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23-044MR Star provides $150 million for fines and penalties after ASIC raises concerns
The Star Entertainment Group Ltd (The Star) has provided for fines and penalties of $150 million from alleged non-compliance with anti-money laundering laws in its financial report for the half-year ended 31 December 2022 after ASIC raised concerns.
Following a review of The Star’s financial report for the year ended 30 June 2022, ASIC raised concerns that no provision had been recorded for likely fines and penalties (despite some uncertainties as to their amount) for non-compliance by The Star with Anti-Money Laundering and Counter-Terrorism Financing laws. This review was completed as part of ASIC’s financial reporting surveillance program. These alleged non-compliances are the subject of an AUSTRAC investigation.
ASIC’s financial reporting surveillance program aims to improve the quality of financial reporting and to ensure financial reports have been prepared in accordance with the law, supporting investor confidence and the integrity of Australia’s capital markets.
ASIC reminds preparers of financial reports that consideration should be given to the need for and adequacy of provisions. ASIC also recently emphasised the importance of making adequate provisions in financial reports (22-333MR).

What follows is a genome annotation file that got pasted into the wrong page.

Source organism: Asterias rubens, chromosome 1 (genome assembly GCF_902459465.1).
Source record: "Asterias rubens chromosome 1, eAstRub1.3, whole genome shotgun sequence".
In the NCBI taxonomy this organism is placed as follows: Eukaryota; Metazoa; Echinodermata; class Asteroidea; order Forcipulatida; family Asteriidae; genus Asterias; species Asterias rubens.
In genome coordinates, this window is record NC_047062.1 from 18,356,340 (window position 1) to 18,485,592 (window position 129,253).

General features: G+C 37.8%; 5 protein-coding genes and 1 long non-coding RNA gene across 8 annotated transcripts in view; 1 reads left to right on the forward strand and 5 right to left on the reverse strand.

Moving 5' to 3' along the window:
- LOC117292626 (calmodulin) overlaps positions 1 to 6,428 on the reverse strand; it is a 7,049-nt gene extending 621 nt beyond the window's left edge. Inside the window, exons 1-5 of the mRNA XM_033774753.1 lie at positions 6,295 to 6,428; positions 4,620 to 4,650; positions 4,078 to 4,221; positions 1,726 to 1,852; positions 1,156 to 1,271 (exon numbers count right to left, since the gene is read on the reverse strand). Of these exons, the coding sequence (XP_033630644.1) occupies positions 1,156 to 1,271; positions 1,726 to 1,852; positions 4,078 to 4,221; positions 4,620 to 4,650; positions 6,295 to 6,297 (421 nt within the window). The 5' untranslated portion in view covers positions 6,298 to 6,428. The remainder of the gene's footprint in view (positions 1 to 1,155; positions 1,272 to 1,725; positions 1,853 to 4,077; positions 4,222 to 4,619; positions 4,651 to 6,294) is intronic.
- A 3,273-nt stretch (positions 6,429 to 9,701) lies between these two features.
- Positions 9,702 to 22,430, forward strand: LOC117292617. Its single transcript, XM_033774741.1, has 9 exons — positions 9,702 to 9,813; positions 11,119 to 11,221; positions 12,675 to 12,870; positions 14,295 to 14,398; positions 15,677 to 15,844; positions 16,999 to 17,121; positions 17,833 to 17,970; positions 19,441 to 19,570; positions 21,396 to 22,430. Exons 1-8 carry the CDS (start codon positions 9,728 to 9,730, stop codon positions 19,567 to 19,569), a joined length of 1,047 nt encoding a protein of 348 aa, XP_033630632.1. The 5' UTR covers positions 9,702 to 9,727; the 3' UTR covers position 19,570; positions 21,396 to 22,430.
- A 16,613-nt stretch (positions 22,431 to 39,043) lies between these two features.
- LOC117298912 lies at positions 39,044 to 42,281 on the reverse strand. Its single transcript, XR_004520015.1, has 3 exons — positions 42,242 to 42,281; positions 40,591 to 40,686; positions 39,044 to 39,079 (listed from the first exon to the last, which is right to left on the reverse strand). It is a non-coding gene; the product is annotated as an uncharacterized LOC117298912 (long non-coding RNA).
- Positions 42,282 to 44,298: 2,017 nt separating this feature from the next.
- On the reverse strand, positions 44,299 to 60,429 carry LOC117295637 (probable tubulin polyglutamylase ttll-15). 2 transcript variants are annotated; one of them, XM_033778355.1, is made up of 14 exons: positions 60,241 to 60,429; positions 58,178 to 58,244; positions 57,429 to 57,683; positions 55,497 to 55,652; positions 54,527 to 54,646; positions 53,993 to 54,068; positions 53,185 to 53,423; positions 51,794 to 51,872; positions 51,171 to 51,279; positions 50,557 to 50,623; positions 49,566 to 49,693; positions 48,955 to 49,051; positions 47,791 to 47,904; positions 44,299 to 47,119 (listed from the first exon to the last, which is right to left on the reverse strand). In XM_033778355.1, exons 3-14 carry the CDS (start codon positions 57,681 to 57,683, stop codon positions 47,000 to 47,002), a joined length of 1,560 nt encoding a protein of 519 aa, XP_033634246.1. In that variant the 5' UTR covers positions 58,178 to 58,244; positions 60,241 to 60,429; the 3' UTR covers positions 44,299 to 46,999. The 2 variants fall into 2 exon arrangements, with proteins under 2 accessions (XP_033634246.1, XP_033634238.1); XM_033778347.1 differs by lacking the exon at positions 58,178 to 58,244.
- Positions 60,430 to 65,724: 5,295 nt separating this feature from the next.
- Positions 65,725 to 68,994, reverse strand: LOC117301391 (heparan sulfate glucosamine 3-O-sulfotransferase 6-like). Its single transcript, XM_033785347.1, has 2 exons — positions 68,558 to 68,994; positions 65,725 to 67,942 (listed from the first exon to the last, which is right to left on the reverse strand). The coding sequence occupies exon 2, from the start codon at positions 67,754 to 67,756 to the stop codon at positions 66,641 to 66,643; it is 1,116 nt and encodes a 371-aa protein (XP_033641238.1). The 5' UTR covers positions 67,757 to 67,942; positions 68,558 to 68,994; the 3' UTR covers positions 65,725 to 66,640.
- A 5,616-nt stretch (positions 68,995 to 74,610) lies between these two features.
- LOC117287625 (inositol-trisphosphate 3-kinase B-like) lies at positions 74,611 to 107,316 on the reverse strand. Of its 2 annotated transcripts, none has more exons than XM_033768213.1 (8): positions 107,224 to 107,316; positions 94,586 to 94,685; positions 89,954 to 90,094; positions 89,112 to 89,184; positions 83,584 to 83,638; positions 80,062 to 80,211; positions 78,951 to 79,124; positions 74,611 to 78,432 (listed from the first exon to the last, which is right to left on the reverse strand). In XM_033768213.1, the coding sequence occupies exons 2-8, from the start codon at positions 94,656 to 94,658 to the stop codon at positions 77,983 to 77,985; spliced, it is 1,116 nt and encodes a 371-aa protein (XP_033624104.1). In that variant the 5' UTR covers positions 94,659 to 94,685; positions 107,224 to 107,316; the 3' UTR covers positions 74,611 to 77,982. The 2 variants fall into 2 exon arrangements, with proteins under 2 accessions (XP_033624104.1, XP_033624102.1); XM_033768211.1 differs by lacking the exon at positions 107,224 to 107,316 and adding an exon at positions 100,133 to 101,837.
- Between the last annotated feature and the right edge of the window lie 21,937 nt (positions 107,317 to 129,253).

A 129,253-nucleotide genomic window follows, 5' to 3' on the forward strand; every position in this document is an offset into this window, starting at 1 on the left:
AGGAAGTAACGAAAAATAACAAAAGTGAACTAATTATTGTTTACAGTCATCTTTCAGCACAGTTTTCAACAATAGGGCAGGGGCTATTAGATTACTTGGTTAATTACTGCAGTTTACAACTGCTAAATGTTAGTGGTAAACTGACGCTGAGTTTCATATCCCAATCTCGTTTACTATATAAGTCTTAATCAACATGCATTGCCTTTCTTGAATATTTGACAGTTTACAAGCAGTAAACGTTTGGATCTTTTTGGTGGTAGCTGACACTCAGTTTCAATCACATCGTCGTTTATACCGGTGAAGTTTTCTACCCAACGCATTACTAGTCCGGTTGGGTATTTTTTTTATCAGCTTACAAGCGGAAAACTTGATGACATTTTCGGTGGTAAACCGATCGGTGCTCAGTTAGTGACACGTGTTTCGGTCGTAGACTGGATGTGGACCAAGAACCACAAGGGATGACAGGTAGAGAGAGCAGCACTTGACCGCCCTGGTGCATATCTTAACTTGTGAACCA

ASIC conducts regular reviews on a risk-basis of the financial reports of selected listed companies and other significant public interest entities to monitor compliance with the Corporations Act 2001 and accounting standards.
Accounting standard AASB 137 Provisions, Contingent Liabilities and Contingent Assets (AASB 137) requires a provision to be made where a reliable estimate can be made of the amount of the obligation. Some companies may assert that no reliable estimate can be made of an obligation due to uncertainties and so no provision is required to be recorded.
AASB 137 makes it clear that ‘The use of estimates is an essential part of the preparation of financial statements and does not undermine their reliability. This is especially true in the case of provisions, which by their nature are more uncertain than most other items in the statement of financial position. Except in extremely rare cases, entities will be able to determine a range of possible outcomes and can therefore make an estimate of the obligation that is sufficiently reliable to use in recognising a provision.’